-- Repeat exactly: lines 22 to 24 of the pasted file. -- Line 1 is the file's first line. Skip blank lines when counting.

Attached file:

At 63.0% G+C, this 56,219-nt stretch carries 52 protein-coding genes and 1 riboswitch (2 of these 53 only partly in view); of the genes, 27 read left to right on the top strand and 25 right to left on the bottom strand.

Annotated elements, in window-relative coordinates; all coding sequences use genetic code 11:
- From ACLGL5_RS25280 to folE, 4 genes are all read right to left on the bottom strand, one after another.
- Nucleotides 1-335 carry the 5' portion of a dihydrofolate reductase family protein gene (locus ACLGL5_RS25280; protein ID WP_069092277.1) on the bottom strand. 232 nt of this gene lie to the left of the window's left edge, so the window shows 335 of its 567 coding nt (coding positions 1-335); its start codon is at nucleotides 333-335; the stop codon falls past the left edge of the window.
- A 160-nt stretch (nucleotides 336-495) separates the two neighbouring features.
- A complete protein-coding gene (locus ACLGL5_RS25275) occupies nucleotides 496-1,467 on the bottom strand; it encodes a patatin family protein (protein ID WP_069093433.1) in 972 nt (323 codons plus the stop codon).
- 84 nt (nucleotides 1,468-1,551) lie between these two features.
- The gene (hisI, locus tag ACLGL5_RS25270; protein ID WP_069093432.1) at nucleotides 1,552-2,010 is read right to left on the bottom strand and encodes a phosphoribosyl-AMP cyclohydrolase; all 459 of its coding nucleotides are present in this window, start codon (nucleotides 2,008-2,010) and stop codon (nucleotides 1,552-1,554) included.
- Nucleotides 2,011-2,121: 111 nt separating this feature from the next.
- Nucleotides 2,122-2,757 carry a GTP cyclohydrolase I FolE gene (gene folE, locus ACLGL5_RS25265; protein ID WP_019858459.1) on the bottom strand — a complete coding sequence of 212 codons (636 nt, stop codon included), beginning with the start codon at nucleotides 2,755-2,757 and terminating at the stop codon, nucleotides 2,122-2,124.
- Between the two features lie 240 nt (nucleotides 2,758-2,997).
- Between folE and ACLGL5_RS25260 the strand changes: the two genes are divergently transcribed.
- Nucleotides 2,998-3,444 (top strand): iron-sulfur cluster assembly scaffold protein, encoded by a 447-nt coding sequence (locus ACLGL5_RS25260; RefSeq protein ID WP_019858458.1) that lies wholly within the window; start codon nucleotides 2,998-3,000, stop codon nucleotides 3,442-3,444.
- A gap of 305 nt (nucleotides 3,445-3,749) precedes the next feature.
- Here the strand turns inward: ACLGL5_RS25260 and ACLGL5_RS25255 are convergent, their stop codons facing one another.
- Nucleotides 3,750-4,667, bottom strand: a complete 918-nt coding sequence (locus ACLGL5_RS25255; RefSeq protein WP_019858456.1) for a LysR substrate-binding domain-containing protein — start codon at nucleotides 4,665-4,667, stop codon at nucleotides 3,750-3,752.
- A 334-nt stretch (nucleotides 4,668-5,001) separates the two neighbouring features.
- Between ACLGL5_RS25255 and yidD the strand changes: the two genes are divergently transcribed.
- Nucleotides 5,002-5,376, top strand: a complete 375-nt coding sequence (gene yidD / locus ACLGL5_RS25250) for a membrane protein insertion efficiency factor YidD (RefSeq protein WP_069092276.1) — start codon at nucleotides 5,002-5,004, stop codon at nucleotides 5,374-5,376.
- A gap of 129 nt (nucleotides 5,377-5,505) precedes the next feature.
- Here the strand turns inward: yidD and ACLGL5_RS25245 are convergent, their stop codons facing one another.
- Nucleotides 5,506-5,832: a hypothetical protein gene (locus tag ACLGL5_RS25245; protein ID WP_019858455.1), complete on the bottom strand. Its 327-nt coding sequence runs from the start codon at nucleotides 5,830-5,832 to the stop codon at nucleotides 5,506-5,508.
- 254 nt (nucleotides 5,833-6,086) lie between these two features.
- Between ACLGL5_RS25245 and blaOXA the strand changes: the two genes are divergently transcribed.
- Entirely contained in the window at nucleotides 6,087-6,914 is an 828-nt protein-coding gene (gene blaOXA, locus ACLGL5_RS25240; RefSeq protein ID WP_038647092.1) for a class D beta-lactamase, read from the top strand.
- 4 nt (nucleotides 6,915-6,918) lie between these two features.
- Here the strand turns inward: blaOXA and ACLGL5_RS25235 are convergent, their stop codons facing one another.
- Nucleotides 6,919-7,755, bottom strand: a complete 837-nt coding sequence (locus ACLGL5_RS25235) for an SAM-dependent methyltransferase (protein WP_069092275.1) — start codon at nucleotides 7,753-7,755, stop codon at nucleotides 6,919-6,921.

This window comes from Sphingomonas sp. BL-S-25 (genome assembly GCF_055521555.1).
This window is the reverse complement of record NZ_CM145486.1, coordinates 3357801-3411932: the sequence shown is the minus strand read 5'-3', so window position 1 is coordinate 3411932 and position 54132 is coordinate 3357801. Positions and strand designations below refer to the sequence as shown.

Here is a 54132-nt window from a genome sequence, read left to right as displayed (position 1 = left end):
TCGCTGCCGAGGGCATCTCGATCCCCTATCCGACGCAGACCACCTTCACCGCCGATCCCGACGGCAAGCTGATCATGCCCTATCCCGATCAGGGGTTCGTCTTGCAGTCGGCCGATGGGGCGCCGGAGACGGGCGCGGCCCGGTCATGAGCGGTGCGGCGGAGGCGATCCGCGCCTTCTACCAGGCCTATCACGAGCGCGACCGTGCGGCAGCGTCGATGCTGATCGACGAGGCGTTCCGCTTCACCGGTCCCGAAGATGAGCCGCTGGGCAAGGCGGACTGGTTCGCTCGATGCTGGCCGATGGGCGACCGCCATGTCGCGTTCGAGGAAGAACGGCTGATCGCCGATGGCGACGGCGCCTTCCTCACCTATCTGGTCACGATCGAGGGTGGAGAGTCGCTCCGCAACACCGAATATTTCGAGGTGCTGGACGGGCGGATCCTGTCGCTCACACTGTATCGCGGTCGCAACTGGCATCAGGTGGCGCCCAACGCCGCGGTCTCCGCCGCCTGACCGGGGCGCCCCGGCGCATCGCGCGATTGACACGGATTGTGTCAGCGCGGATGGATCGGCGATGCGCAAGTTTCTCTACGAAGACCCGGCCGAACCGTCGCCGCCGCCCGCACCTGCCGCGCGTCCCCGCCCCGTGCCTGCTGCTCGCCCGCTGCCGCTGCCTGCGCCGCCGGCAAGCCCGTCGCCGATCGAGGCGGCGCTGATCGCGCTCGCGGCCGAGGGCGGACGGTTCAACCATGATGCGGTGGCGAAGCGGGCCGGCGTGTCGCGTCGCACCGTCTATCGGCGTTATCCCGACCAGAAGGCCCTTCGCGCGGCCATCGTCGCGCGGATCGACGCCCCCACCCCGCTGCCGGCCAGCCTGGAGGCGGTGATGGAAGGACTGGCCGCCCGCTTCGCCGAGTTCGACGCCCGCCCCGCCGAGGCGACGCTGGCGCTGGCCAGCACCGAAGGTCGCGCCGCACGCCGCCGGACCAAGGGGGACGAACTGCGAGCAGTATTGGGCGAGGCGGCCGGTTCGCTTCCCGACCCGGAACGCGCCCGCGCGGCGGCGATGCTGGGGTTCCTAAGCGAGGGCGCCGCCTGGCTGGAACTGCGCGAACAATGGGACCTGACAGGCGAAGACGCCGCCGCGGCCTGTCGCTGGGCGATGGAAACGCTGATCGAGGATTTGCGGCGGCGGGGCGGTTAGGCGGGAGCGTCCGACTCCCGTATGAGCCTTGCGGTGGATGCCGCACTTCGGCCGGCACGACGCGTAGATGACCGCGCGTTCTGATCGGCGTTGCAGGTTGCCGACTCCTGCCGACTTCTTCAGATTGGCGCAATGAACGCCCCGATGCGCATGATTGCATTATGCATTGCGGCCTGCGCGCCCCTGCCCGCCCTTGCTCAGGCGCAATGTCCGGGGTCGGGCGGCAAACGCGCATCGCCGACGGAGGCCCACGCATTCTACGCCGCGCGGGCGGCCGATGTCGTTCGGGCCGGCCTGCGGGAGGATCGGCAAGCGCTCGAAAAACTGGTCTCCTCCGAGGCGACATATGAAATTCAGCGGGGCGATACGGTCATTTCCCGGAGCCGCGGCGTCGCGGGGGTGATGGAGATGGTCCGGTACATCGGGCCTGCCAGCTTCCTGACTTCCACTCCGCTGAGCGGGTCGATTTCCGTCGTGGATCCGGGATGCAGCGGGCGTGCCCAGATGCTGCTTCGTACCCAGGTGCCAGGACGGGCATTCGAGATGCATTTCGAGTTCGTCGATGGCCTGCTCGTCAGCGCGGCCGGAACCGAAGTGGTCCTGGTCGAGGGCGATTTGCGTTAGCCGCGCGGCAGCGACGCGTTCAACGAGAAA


- Nucleotides 5,506-5,832: a hypothetical protein gene (locus tag ACLGL5_RS25245; protein ID WP_019858455.1), complete on the bottom strand. Its 327-nt coding sequence runs from the start codon at nucleotides 5,830-5,832 to the stop codon at nucleotides 5,506-5,508.
- 254 nt (nucleotides 5,833-6,086) lie between these two features.
- Between ACLGL5_RS25245 and blaOXA the strand changes: the two genes are divergently transcribed.